Why I Painted My Walls Yellow to Hide My Anxiety Disorder, and Why They Need to Go
I painted the walls of my room yellow when I was 14 years old. My sister told me the shade was too vibrant and I should choose a more neutral color, but I persisted. I’m 22 with yellow walls and I would make the same decision again. They look juvenile and allow for much more sunlight than is needed at 6 a.m. However, the reason for the color remains strong and lasting, just as the obnoxious color. I couldn’t paint neutral, I couldn’t paint dull and I couldn’t sway from yellow. Bright and vibrant inspires positivity and happiness, or so it did to my naïve 14-year-old mind. I thought if I could surround myself with colors of happiness and joy, that I could forget the thoughts that come at night. I thought if I could trick myself into a sunny disposition, then I would be able to forget the self-loathing, the insecurity and the guilt that plagues me at night. See, the yellow walls weren’t a décor choice in the slightest — they were a grasping of straws for something, anything that could offer me some relief.
Let’s talk about relief. It is not the absence of thoughts, it is not the absence of hate — it is simply the absence of fear. Relief allows me to grow numb and to develop what feels like an immunity to the slow deprecation of my idea of self — a self that was never strong but grew weary with each passing day. I used to think I was nothing. I still do. My life was a constant flutter or worry of annoying those closest to me with my problems. Simple requests like watching a movie, going out for lunch, or just sitting at each other’s house began to feel like a burden. Not just for me, but of me. How could I ask my friends to spend time with me when I had nothing to offer them? I would constantly tear myself down into thinking that, if someone spent time with me, it was because they had no better offers. I put myself as a perpetual back-up plan. I believed my own company was burdensome and something no one would willingly seek. This deprecation was faceted from my own thoughts of self. I was never someone I wanted to spend time with. I was never someone who I found worthy, interesting or deserving of love.
I was 14 and I did not know the power of these thoughts. I did not understand what they meant, or what I was doing. So instead, I painted my walls yellow and tried to hide the thoughts. I tried to pretend to love myself. I hid my insecurity in a flurry of parties, extracurriculars and hangouts. Anywhere I was around a lot of people but not in an intimate setting. Here I could spur off story after story of fantastic possibility, embarrassing endeavors and wild happenings — stories which painted me as someone who was an open book when all I was doing was setting up walls to hide the inner-workings of myself. If no one thought I was hiding anything, then they would not look into it. I was surrounded by friends but no one I could talk to. I misconstrued this as happiness. I thought, if I ventured out every day and could talk to people without reservation then I was happy, I was adjusted and I was not in need of the yellow walls in my room.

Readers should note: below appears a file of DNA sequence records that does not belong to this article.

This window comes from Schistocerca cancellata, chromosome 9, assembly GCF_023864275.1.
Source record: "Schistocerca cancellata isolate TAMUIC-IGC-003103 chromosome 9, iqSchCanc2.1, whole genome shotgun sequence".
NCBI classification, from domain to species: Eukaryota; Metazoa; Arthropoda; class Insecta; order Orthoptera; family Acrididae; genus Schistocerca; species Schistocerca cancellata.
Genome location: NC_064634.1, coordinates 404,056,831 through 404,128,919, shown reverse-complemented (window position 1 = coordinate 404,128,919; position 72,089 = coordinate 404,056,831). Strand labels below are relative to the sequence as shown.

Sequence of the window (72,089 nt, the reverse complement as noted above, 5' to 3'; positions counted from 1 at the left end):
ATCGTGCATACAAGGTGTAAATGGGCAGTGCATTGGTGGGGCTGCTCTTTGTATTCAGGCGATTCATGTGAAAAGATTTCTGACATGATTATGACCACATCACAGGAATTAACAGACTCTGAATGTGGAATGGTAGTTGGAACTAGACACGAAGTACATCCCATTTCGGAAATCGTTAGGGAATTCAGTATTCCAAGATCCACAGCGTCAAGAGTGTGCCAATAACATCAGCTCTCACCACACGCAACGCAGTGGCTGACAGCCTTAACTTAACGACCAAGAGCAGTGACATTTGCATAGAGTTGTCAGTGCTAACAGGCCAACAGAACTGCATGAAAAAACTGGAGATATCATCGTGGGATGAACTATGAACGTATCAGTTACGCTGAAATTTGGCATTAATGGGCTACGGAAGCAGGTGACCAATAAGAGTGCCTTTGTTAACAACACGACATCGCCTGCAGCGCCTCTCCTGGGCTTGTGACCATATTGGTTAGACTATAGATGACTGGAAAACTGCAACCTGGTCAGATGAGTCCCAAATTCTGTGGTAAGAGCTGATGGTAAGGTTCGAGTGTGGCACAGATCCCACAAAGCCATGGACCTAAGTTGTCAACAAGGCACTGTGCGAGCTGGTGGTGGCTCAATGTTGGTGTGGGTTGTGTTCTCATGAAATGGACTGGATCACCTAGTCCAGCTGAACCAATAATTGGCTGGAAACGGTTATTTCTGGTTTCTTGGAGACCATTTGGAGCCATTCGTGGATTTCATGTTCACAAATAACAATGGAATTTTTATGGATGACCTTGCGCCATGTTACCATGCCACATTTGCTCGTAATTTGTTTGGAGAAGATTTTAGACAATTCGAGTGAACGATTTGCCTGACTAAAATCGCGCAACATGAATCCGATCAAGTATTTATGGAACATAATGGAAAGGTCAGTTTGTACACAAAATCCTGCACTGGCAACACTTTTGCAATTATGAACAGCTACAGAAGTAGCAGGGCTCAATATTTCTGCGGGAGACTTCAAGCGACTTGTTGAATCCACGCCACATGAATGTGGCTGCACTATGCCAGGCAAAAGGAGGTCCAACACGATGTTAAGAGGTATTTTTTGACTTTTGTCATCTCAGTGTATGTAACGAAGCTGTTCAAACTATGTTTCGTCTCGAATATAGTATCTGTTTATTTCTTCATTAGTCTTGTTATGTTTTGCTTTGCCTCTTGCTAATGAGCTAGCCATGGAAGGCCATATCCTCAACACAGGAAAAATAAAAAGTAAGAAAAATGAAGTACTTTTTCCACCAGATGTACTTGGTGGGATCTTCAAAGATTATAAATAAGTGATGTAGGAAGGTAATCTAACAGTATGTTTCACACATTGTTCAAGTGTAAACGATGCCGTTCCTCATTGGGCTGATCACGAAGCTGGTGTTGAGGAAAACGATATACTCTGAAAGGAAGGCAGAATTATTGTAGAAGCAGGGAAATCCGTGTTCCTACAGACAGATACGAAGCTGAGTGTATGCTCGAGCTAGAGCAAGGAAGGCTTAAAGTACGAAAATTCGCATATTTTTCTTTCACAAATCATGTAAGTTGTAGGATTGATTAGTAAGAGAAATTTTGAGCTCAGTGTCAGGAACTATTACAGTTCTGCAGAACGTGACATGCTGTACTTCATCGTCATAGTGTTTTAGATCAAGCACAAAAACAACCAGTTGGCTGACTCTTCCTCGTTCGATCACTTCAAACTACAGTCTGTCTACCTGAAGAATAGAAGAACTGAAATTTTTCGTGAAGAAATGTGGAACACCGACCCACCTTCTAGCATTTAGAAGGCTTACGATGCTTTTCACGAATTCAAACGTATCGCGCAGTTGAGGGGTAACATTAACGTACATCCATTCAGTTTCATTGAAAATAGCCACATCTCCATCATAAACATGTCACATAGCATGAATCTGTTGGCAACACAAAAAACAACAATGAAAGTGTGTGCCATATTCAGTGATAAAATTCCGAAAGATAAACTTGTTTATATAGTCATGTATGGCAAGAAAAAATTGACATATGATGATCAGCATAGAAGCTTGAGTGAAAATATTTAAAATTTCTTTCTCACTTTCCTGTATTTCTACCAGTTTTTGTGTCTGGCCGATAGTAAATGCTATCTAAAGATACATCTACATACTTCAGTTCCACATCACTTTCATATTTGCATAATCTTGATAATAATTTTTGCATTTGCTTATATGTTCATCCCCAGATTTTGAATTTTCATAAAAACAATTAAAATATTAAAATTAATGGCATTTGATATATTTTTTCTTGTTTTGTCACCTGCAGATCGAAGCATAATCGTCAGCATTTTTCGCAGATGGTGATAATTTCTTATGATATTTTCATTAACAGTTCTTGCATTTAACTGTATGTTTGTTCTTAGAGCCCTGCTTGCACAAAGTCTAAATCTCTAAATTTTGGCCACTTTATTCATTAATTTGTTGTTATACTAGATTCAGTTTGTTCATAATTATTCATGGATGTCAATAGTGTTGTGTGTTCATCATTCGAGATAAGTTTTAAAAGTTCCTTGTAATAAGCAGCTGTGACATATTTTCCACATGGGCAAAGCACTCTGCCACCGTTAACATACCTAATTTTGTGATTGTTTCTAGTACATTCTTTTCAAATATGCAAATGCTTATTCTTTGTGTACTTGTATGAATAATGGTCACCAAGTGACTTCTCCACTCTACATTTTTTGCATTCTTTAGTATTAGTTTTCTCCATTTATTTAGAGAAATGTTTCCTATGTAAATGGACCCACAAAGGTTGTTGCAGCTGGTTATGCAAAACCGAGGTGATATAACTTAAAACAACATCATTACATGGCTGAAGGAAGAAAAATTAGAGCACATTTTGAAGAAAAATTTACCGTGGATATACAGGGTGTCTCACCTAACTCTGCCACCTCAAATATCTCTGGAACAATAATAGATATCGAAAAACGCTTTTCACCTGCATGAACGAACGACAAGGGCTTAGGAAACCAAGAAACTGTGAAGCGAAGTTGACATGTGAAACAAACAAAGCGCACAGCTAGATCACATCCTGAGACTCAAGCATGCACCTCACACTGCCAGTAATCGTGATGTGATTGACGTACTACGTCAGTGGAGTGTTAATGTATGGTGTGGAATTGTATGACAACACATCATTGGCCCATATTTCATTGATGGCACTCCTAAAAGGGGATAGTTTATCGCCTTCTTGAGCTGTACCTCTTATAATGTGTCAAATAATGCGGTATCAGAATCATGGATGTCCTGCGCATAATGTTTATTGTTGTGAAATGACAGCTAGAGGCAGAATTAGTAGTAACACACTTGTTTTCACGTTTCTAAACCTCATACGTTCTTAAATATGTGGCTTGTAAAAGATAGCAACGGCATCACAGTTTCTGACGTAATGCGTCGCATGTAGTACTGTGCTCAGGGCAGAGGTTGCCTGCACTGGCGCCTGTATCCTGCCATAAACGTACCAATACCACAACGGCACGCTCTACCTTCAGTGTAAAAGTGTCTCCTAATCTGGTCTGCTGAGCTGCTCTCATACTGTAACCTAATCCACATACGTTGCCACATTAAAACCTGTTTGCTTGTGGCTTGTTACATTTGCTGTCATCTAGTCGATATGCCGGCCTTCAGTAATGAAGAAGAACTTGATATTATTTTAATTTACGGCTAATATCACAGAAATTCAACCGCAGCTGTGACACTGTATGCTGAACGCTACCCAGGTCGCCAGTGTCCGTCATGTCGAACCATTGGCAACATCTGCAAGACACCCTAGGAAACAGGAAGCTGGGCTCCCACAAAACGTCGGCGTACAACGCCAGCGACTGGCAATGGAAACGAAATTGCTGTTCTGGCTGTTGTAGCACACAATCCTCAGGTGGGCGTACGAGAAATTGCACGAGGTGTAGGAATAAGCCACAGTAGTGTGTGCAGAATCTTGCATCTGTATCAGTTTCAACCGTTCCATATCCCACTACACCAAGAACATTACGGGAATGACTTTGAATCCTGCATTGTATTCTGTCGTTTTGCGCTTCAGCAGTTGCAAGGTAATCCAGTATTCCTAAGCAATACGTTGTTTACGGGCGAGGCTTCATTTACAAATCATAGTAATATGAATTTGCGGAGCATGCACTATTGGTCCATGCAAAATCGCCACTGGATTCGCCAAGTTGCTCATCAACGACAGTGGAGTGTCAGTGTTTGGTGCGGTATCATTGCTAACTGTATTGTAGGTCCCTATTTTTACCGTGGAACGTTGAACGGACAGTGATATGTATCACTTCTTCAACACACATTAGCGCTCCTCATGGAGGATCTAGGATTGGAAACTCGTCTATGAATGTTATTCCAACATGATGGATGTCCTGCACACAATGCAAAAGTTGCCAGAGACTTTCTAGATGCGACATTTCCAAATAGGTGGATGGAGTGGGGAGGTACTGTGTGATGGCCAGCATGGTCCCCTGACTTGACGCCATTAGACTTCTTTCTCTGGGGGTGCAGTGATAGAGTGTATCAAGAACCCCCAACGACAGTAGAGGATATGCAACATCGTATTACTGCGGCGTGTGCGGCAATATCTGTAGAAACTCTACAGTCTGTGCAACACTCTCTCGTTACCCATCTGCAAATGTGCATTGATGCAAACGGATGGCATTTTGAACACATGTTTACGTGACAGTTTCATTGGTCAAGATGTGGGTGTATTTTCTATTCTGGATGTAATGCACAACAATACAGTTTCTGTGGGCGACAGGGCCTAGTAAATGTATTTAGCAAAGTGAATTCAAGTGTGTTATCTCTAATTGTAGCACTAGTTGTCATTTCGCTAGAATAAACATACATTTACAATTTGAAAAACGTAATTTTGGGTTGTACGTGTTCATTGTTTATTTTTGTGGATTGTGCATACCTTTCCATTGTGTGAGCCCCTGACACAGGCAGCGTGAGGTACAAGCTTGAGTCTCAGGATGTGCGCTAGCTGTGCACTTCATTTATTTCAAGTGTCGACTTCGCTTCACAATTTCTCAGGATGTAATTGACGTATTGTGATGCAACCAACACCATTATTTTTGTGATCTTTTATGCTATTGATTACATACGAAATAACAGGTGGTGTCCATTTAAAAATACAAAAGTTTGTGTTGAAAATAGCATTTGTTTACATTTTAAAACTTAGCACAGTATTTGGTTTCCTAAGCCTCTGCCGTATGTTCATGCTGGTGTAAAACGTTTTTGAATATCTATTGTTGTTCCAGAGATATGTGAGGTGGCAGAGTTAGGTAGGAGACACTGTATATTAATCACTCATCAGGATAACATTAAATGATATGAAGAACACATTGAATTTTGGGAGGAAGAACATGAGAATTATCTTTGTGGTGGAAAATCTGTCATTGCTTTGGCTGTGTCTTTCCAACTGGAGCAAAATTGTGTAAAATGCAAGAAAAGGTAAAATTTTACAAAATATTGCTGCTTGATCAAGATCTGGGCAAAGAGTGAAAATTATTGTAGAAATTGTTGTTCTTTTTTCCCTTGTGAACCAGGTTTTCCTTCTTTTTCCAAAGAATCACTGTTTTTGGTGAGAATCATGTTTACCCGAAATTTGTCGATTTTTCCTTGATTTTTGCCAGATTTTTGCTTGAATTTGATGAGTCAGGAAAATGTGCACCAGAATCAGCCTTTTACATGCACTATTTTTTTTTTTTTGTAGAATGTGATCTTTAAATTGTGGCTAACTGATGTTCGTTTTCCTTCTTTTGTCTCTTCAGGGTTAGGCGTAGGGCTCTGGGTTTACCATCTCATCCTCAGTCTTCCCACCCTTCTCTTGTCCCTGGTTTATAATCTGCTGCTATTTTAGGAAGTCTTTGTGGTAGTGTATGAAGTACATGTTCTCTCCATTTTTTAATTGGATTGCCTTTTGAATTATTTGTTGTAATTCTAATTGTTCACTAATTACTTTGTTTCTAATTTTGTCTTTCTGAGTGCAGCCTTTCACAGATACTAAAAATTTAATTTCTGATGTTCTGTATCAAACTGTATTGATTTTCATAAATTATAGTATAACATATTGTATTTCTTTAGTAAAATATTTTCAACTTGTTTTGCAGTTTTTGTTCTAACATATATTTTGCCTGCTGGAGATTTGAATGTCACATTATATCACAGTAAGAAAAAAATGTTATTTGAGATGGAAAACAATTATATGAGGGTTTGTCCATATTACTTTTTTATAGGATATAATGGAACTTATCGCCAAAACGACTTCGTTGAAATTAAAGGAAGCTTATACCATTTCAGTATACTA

I’m 22 and have continued patterns of isolation. I found a way to slowly chip away at my defense, so all that is left is me and these yellow walls. As I got older the parties stopped, the extracurriculars were left abandoned and I no longer had an array of friends to make small talk with. I was left alone in a room with my own thoughts, only now I could not pretend they were not there. The magic of the yellow walls started to fade and what was supposed to encourage a happy disposition only serves as a memory of what I cannot achieve. Holding onto friends became something of an impossibility. Suddenly large groups and parties fell out of style for intimate hangouts and talks. I had no stories to hide behind because they had heard them all and I suddenly the relief vanished. I felt the sickening feeling of fear creep its way back to my mind.
My breath got shorter, my nights got longer and I stopped going out. I didn’t understand the guilt that came from being unable to talk. I did not understand the worry that came from not being to stay in touch. All I knew was, if I couldn’t open up, I might lose the only people who were still in my life. However, at the same time, opening up was a foreign concept — one which plagued me with fear of abandonment. Just because the façade wouldn’t work anymore did not mean I was ready to give it up. I needed to believe I was fine because to admit otherwise was to remember all my thoughts of inadequacy. It meant I would have to understand I did not like my company and no one else could possibly feel otherwise. So I stayed silent and looked at my yellow walls for something to change, something to wake up inside me, but it never happened. I started having one to two panic attacks a week, I let go of a lot of people and I made my life nothing but school and the four yellow walls of my room.
No one tells you how to identify when something is not right. You are not informed when worry turns into something unmanageable. There are no guidelines for someone who is not looking to realize that maybe the thoughts which come at night and spill into your days are not OK, that these thoughts are not a part of yourself but something you can fight. So when someone finally did tell me, I was not ready. I was not ready to chip away at the yellow paint to the neutral dull paint beneath. Yet, I know the only way to fight this is to take down these yellow walls and explore what I have neglected.
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Thinkstock photo via zingraphic